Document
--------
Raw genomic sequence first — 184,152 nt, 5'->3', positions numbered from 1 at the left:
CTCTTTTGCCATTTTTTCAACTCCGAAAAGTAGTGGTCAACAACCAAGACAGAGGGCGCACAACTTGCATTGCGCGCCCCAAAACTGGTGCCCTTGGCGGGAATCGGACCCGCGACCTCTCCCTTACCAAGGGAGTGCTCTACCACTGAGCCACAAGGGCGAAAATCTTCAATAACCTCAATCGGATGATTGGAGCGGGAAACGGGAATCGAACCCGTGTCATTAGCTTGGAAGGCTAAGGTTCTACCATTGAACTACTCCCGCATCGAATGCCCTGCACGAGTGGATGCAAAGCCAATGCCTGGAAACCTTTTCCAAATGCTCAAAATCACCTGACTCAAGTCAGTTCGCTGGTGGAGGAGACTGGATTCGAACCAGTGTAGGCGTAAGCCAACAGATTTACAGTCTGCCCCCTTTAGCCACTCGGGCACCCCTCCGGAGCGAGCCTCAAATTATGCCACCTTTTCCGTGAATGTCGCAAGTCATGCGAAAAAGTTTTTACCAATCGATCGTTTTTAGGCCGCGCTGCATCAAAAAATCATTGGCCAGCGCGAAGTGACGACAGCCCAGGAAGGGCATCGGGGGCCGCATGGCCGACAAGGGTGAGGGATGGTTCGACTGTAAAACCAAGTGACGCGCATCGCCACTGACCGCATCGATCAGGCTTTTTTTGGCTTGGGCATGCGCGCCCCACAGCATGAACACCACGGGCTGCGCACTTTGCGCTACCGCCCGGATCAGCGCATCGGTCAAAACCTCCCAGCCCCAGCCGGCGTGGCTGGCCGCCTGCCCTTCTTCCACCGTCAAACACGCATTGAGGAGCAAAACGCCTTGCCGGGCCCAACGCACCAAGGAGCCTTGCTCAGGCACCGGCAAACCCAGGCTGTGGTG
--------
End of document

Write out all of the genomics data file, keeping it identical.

Raw genomic sequence first — 184,152 nt, 5'->3', positions numbered from 1 at the left:
CTCTTTTGCCATTTTTTCAACTCCGAAAAGTAGTGGTCAACAACCAAGACAGAGGGCGCACAACTTGCATTGCGCGCCCCAAAACTGGTGCCCTTGGCGGGAATCGGACCCGCGACCTCTCCCTTACCAAGGGAGTGCTCTACCACTGAGCCACAAGGGCGAAAATCTTCAATAACCTCAATCGGATGATTGGAGCGGGAAACGGGAATCGAACCCGTGTCATTAGCTTGGAAGGCTAAGGTTCTACCATTGAACTACTCCCGCATCGAATGCCCTGCACGAGTGGATGCAAAGCCAATGCCTGGAAACCTTTTCCAAATGCTCAAAATCACCTGACTCAAGTCAGTTCGCTGGTGGAGGAGACTGGATTCGAACCAGTGTAGGCGTAAGCCAACAGATTTACAGTCTGCCCCCTTTAGCCACTCGGGCACCCCTCCGGAGCGAGCCTCAAATTATGCCACCTTTTCCGTGAATGTCGCAAGTCATGCGAAAAAGTTTTTACCAATCGATCGTTTTTAGGCCGCGCTGCATCAAAAAATCATTGGCCAGCGCGAAGTGACGACAGCCCAGGAAGGGCATCGGGGGCCGCATGGCCGACAAGGGTGAGGGATGGTTCGACTGTAAAACCAAGTGACGCGCATCGCCACTGACCGCATCGATCAGGCTTTTTTTGGCTTGGGCATGCGCGCCCCACAGCATGAACACCACGGGCTGCGCACTTTGCGCTACCGCCCGGATCAGCGCATCGGTCAAAACCTCCCAGCCCCAGCCGGCGTGGCTGGCCGCCTGCCCTTCTTCCACCGTCAAACACGCATTGAGGAGCAAAACGCCTTGCCGGGCCCAACGCACCAAGGAGCCTTGCTCAGGCACCGGCAAACCCAGGCTGTGGTG